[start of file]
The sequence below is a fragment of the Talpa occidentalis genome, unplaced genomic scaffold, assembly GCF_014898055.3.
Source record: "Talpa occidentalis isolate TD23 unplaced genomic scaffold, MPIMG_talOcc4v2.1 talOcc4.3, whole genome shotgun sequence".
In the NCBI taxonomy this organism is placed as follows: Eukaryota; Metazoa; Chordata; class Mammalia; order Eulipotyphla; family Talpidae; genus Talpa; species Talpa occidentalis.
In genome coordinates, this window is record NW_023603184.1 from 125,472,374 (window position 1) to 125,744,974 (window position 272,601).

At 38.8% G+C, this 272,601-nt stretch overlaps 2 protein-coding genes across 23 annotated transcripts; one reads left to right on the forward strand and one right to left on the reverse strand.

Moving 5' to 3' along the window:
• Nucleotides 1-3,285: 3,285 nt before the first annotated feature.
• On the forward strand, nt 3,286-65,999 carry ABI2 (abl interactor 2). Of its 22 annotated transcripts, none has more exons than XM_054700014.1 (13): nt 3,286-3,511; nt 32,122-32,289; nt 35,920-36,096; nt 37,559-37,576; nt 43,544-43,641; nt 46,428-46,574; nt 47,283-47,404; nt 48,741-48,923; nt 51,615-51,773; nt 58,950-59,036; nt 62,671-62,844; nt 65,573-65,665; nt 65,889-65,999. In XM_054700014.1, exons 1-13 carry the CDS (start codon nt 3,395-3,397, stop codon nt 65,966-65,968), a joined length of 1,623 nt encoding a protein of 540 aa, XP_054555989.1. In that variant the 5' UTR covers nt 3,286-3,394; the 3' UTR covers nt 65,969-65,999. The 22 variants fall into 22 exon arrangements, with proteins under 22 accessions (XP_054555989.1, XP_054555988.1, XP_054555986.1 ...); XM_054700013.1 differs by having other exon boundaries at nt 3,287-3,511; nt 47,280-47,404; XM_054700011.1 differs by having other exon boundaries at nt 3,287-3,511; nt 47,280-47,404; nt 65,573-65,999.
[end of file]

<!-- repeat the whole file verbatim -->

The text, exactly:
The sequence below is a fragment of the Talpa occidentalis genome, unplaced genomic scaffold, assembly GCF_014898055.3.
Source record: "Talpa occidentalis isolate TD23 unplaced genomic scaffold, MPIMG_talOcc4v2.1 talOcc4.3, whole genome shotgun sequence".
In the NCBI taxonomy this organism is placed as follows: Eukaryota; Metazoa; Chordata; class Mammalia; order Eulipotyphla; family Talpidae; genus Talpa; species Talpa occidentalis.
In genome coordinates, this window is record NW_023603184.1 from 125,472,374 (window position 1) to 125,744,974 (window position 272,601).

At 38.8% G+C, this 272,601-nt stretch overlaps 2 protein-coding genes across 23 annotated transcripts; one reads left to right on the forward strand and one right to left on the reverse strand.

Moving 5' to 3' along the window:
• Nucleotides 1-3,285: 3,285 nt before the first annotated feature.
• On the forward strand, nt 3,286-65,999 carry ABI2 (abl interactor 2). Of its 22 annotated transcripts, none has more exons than XM_054700014.1 (13): nt 3,286-3,511; nt 32,122-32,289; nt 35,920-36,096; nt 37,559-37,576; nt 43,544-43,641; nt 46,428-46,574; nt 47,283-47,404; nt 48,741-48,923; nt 51,615-51,773; nt 58,950-59,036; nt 62,671-62,844; nt 65,573-65,665; nt 65,889-65,999. In XM_054700014.1, exons 1-13 carry the CDS (start codon nt 3,395-3,397, stop codon nt 65,966-65,968), a joined length of 1,623 nt encoding a protein of 540 aa, XP_054555989.1. In that variant the 5' UTR covers nt 3,286-3,394; the 3' UTR covers nt 65,969-65,999. The 22 variants fall into 22 exon arrangements, with proteins under 22 accessions (XP_054555989.1, XP_054555988.1, XP_054555986.1 ...); XM_054700013.1 differs by having other exon boundaries at nt 3,287-3,511; nt 47,280-47,404; XM_054700011.1 differs by having other exon boundaries at nt 3,287-3,511; nt 47,280-47,404; nt 65,573-65,999.